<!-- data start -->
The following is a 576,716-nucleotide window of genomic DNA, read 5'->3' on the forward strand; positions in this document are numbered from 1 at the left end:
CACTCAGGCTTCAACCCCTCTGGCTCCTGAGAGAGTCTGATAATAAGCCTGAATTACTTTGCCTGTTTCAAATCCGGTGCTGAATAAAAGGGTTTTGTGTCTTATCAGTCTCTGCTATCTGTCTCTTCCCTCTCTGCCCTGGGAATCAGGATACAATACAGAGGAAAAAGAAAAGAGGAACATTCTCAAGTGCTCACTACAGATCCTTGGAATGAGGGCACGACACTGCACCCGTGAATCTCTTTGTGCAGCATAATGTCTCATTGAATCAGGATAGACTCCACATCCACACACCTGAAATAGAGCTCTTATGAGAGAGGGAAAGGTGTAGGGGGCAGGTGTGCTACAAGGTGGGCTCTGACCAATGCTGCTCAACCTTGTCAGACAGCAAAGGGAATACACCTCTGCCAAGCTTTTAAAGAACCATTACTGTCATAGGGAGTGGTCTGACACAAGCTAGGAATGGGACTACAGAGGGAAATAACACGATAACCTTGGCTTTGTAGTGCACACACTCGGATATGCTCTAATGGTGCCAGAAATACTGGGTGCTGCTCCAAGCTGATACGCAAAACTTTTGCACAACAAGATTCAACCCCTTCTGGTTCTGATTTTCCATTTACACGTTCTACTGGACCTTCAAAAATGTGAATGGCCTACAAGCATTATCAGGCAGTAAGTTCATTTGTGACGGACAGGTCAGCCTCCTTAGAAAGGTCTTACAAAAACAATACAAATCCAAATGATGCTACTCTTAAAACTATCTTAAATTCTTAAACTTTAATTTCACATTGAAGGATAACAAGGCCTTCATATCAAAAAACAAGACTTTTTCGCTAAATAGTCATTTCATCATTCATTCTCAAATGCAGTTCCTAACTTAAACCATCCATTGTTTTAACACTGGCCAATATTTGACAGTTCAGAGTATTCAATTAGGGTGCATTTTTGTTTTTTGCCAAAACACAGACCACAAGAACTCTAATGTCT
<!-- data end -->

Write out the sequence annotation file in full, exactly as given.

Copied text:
The following is a 576,716-nucleotide window of genomic DNA, read 5'->3' on the forward strand; positions in this document are numbered from 1 at the left end:
CACTCAGGCTTCAACCCCTCTGGCTCCTGAGAGAGTCTGATAATAAGCCTGAATTACTTTGCCTGTTTCAAATCCGGTGCTGAATAAAAGGGTTTTGTGTCTTATCAGTCTCTGCTATCTGTCTCTTCCCTCTCTGCCCTGGGAATCAGGATACAATACAGAGGAAAAAGAAAAGAGGAACATTCTCAAGTGCTCACTACAGATCCTTGGAATGAGGGCACGACACTGCACCCGTGAATCTCTTTGTGCAGCATAATGTCTCATTGAATCAGGATAGACTCCACATCCACACACCTGAAATAGAGCTCTTATGAGAGAGGGAAAGGTGTAGGGGGCAGGTGTGCTACAAGGTGGGCTCTGACCAATGCTGCTCAACCTTGTCAGACAGCAAAGGGAATACACCTCTGCCAAGCTTTTAAAGAACCATTACTGTCATAGGGAGTGGTCTGACACAAGCTAGGAATGGGACTACAGAGGGAAATAACACGATAACCTTGGCTTTGTAGTGCACACACTCGGATATGCTCTAATGGTGCCAGAAATACTGGGTGCTGCTCCAAGCTGATACGCAAAACTTTTGCACAACAAGATTCAACCCCTTCTGGTTCTGATTTTCCATTTACACGTTCTACTGGACCTTCAAAAATGTGAATGGCCTACAAGCATTATCAGGCAGTAAGTTCATTTGTGACGGACAGGTCAGCCTCCTTAGAAAGGTCTTACAAAAACAATACAAATCCAAATGATGCTACTCTTAAAACTATCTTAAATTCTTAAACTTTAATTTCACATTGAAGGATAACAAGGCCTTCATATCAAAAAACAAGACTTTTTCGCTAAATAGTCATTTCATCATTCATTCTCAAATGCAGTTCCTAACTTAAACCATCCATTGTTTTAACACTGGCCAATATTTGACAGTTCAGAGTATTCAATTAGGGTGCATTTTTGTTTTTTGCCAAAACACAGACCACAAGAACTCTAATGTCT